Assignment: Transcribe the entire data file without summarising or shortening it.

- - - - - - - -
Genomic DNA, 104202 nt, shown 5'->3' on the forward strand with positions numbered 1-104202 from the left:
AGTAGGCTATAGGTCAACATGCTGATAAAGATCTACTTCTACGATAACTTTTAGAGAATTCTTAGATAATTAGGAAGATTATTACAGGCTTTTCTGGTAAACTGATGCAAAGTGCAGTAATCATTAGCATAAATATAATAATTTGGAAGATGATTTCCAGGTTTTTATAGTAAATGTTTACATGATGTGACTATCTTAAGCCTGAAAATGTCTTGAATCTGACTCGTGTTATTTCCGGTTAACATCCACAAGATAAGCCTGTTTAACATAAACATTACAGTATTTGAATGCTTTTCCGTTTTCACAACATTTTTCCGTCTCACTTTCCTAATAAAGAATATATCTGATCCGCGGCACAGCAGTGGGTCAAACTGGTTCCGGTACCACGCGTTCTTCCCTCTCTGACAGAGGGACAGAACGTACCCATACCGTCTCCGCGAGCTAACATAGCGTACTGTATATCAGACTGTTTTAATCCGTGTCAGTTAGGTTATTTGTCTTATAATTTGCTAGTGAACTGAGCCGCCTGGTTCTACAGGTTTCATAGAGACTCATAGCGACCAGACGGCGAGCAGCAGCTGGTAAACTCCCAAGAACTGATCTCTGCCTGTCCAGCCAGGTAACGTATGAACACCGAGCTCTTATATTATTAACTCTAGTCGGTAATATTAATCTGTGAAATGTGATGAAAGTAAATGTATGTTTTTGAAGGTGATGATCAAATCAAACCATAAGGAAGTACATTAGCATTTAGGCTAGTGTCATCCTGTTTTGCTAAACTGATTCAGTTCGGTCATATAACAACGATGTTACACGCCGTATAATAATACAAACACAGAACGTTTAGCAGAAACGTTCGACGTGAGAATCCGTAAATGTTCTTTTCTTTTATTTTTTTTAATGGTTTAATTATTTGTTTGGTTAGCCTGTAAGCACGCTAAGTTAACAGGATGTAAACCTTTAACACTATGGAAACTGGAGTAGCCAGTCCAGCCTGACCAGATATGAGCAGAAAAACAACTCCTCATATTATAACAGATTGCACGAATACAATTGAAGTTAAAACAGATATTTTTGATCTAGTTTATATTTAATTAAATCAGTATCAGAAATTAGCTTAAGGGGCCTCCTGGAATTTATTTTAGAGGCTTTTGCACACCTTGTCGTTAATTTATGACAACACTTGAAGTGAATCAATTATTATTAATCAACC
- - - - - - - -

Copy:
Genomic DNA, 104202 nt, shown 5'->3' on the forward strand with positions numbered 1-104202 from the left:
AGTAGGCTATAGGTCAACATGCTGATAAAGATCTACTTCTACGATAACTTTTAGAGAATTCTTAGATAATTAGGAAGATTATTACAGGCTTTTCTGGTAAACTGATGCAAAGTGCAGTAATCATTAGCATAAATATAATAATTTGGAAGATGATTTCCAGGTTTTTATAGTAAATGTTTACATGATGTGACTATCTTAAGCCTGAAAATGTCTTGAATCTGACTCGTGTTATTTCCGGTTAACATCCACAAGATAAGCCTGTTTAACATAAACATTACAGTATTTGAATGCTTTTCCGTTTTCACAACATTTTTCCGTCTCACTTTCCTAATAAAGAATATATCTGATCCGCGGCACAGCAGTGGGTCAAACTGGTTCCGGTACCACGCGTTCTTCCCTCTCTGACAGAGGGACAGAACGTACCCATACCGTCTCCGCGAGCTAACATAGCGTACTGTATATCAGACTGTTTTAATCCGTGTCAGTTAGGTTATTTGTCTTATAATTTGCTAGTGAACTGAGCCGCCTGGTTCTACAGGTTTCATAGAGACTCATAGCGACCAGACGGCGAGCAGCAGCTGGTAAACTCCCAAGAACTGATCTCTGCCTGTCCAGCCAGGTAACGTATGAACACCGAGCTCTTATATTATTAACTCTAGTCGGTAATATTAATCTGTGAAATGTGATGAAAGTAAATGTATGTTTTTGAAGGTGATGATCAAATCAAACCATAAGGAAGTACATTAGCATTTAGGCTAGTGTCATCCTGTTTTGCTAAACTGATTCAGTTCGGTCATATAACAACGATGTTACACGCCGTATAATAATACAAACACAGAACGTTTAGCAGAAACGTTCGACGTGAGAATCCGTAAATGTTCTTTTCTTTTATTTTTTTTAATGGTTTAATTATTTGTTTGGTTAGCCTGTAAGCACGCTAAGTTAACAGGATGTAAACCTTTAACACTATGGAAACTGGAGTAGCCAGTCCAGCCTGACCAGATATGAGCAGAAAAACAACTCCTCATATTATAACAGATTGCACGAATACAATTGAAGTTAAAACAGATATTTTTGATCTAGTTTATATTTAATTAAATCAGTATCAGAAATTAGCTTAAGGGGCCTCCTGGAATTTATTTTAGAGGCTTTTGCACACCTTGTCGTTAATTTATGACAACACTTGAAGTGAATCAATTATTATTAATCAACC